Money quote from the post:
General contractors scream that relationships are important, but really, it’s relationships on their terms. … In reality, however, the subcontractor is likely feeling a bit abused. They accommodate because of the general contractor’s influence and contracting power.
The second tweet was from good friend and Virginia construction attorney Chris Hill, who linked to fellow Virginia attorney Juanita F. Ferguson’s piece discussing (among other things) forum selection clauses in subcontracts between out-of-state prime contractors and local subs:
Money quote from the post: “local contractors must be savvy in negotiating contracts with out-of-state companies.”
Which, in turn, begs the Friday Forum money question:
What factors impact the relative bargaining power of primes and subs when it’s time to make a deal?
The most succinct answer I’ve found to that question comes from Eugene J. Heady, an Atlanta construction attorney and co-editor and co-author of one of my favorite contract negotiation resources, Alternative Clauses to Standard Construction Contracts (Wolters Kluwer 4th ed. 2014). In his chapter covering the AIA’s Standard Form of Agreement Between Contractor and Subcontractor, Eugene identifies seven key factors affecting prime contractor-subcontractor deal making, each of which I briefly elaborate on:
1. The price difference between the subcontractor’s bid and the next competitive bidder. If the prime can turn to a competitor who has offered a similar price, the sub likely has reduced contract negotiation leverage. Much different story should the sub have some way of knowing that its price is substantially better than its competitor(s).
2. The parties’ past experiences and relationship. Subs that do top-notch work reliably and dependably have the best shot at earning repeat business, even when their quote might be higher than a competitor’s. Always performing excellent, timely work not only mitigates quality and schedule risks on the present project, it also makes the next deal with the same prime easier to acquire and negotiate.
3. Experience with the type of work involved. Bargaining power is not only a function of experiences and relationships between the parties, but also of the subcontractor’s own job history and experience. If you’re a painting sub trying to break into the drywall biz, you likely won’t have the same negotiating leverage as a well-established drywall sub. Breaking into a new trade likely means less subcontract negotiation wiggle-room.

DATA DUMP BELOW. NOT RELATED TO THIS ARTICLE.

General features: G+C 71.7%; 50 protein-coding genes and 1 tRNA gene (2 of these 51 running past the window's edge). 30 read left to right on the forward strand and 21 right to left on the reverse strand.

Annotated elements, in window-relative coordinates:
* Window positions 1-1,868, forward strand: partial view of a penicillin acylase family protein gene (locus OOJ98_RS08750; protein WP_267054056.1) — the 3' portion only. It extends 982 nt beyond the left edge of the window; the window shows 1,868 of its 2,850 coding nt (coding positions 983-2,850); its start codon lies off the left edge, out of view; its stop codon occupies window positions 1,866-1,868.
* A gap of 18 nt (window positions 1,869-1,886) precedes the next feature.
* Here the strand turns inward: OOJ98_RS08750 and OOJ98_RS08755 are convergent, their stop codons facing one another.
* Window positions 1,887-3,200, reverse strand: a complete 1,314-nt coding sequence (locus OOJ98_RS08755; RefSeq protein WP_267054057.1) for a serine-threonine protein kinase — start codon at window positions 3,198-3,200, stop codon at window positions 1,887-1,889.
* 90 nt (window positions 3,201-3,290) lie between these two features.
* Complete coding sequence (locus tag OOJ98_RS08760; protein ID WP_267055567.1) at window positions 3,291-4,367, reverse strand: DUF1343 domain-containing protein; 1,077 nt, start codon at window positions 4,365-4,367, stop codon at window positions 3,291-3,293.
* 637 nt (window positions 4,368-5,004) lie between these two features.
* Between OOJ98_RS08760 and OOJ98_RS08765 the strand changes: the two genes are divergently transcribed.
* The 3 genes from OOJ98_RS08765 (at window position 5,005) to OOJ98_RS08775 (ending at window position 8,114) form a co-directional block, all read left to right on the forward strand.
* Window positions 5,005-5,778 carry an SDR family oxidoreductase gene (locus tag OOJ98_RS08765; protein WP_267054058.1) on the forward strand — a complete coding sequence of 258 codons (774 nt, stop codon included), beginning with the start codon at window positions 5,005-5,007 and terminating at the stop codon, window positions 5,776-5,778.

4. The subcontractor’s backlog of other profitable work. If it’s easy for an in-demand sub to walk away, then the prime will have to be realistic about how much risk it can flow downstream.
5. The availability of qualified labor. I have a theory that as labor shortages become more acute, subs should enjoy increasing bargaining power, particularly the best-established, most-reliable subs on the largest, most time-sensitive projects.
6. The subcontractor’s reputation in the industry. See number 2 above. As I tell the subs I represent, do great work, and the rest will follow.
7. The willingness of competitors to sign the subcontract form without alteration. For some primes, compliance with their terms and conditions might be a top consideration, even if that means sacrificing on price and/or dependability. Short-sighted? Arguably. But if you’re a sub unwilling to accept a risk allocation that your competitor is willing to embrace, you might not possess as much subcontract bargaining power as you would like, even if your price is low and your track record unimpeachable.
What do you think? Are there other factors that affect contract negotiations between prime contractors and subs? Do you get the sense that the negotiation playing field is any more or less balanced than in recent years? Let your voice be heard. The Friday Forum microphone is all yours!